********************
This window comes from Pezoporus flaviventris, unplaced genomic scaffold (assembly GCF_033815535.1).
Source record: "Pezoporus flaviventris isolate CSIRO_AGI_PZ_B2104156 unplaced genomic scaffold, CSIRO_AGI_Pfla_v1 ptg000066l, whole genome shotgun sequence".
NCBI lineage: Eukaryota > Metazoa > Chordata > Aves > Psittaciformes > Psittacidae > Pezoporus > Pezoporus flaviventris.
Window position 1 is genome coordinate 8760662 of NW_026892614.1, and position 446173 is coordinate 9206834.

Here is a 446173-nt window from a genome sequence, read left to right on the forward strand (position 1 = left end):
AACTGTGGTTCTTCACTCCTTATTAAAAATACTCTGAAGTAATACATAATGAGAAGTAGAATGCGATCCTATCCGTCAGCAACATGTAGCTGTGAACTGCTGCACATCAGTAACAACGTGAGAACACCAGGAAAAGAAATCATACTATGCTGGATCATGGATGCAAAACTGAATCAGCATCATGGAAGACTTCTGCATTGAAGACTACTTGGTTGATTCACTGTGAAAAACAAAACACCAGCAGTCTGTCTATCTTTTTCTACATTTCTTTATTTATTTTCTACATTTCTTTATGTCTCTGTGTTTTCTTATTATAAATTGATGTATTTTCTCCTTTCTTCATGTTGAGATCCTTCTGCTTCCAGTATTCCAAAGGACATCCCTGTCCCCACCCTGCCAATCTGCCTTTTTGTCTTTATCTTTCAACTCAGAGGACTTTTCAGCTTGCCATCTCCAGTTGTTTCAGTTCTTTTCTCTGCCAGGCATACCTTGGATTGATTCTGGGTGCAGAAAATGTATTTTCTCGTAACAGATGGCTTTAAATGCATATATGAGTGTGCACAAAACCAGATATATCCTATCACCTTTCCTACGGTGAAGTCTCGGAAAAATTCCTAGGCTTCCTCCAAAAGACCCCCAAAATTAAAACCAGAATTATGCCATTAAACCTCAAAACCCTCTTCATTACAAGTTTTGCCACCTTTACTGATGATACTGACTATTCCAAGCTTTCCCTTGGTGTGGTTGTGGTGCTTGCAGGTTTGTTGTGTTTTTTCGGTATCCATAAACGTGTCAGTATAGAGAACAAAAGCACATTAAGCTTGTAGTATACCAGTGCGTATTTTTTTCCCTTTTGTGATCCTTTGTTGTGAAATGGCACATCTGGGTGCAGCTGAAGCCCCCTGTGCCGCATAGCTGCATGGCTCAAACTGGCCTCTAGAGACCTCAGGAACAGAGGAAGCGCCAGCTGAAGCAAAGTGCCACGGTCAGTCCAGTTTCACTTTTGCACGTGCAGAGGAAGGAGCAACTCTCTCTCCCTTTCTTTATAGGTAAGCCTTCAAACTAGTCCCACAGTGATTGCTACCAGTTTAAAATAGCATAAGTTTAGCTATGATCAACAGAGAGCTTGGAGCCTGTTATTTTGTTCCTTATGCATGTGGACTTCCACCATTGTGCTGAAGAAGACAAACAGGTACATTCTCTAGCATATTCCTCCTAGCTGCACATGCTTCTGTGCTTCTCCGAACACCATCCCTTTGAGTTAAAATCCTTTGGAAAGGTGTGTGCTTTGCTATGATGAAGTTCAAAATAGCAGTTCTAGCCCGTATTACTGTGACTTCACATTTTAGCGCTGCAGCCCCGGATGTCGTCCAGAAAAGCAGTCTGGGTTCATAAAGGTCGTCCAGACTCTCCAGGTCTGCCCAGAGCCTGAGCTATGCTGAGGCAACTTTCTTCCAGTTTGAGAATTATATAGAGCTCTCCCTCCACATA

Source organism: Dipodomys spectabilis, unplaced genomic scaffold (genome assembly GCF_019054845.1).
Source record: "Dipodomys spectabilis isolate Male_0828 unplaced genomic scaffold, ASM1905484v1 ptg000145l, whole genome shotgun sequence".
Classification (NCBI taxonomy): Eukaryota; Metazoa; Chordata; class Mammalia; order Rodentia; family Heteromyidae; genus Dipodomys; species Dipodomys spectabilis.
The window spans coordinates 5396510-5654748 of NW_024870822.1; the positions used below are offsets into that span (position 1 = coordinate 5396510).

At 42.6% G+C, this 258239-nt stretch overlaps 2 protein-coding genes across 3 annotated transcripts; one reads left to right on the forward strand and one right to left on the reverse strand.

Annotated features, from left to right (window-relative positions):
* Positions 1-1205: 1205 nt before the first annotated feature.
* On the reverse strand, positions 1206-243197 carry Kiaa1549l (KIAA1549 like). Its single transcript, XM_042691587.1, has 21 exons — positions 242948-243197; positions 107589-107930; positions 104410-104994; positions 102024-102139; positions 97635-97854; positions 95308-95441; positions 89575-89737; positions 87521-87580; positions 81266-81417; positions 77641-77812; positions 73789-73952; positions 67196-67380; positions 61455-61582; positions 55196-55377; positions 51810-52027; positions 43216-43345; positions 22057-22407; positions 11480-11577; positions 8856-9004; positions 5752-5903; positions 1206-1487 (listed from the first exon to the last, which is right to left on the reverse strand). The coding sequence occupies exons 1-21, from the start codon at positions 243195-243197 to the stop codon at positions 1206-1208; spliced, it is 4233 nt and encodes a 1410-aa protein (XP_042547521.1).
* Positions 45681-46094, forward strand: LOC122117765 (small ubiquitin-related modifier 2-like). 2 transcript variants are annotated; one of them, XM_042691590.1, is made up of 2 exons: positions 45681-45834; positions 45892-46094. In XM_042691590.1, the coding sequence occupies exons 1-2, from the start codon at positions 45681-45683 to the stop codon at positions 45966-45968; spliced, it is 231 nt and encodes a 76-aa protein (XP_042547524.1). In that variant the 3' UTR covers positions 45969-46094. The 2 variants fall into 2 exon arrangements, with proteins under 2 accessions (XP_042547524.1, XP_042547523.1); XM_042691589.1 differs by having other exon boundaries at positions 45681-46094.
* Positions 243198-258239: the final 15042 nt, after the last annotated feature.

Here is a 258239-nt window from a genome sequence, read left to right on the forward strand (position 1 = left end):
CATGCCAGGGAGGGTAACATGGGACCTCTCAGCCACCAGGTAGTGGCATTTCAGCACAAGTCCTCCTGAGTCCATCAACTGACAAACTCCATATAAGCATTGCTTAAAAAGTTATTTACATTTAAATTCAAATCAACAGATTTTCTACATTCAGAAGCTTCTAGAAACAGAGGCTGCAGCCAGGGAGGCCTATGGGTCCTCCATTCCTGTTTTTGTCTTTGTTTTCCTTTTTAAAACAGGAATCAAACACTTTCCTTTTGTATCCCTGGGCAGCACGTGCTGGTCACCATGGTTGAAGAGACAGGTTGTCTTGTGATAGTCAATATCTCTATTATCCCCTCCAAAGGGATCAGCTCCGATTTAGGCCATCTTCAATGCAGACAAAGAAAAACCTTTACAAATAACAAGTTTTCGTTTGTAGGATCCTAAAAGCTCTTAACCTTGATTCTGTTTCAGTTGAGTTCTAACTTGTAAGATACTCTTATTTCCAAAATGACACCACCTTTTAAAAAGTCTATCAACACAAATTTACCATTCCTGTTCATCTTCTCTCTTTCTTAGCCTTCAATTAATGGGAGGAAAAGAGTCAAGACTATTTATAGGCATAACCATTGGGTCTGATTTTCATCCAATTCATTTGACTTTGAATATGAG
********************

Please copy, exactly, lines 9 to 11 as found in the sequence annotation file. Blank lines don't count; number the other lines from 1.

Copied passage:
Classification (NCBI taxonomy): Eukaryota; Metazoa; Chordata; class Mammalia; order Rodentia; family Heteromyidae; genus Dipodomys; species Dipodomys spectabilis.
The window spans coordinates 5396510-5654748 of NW_024870822.1; the positions used below are offsets into that span (position 1 = coordinate 5396510).

At 42.6% G+C, this 258239-nt stretch overlaps 2 protein-coding genes across 3 annotated transcripts; one reads left to right on the forward strand and one right to left on the reverse strand.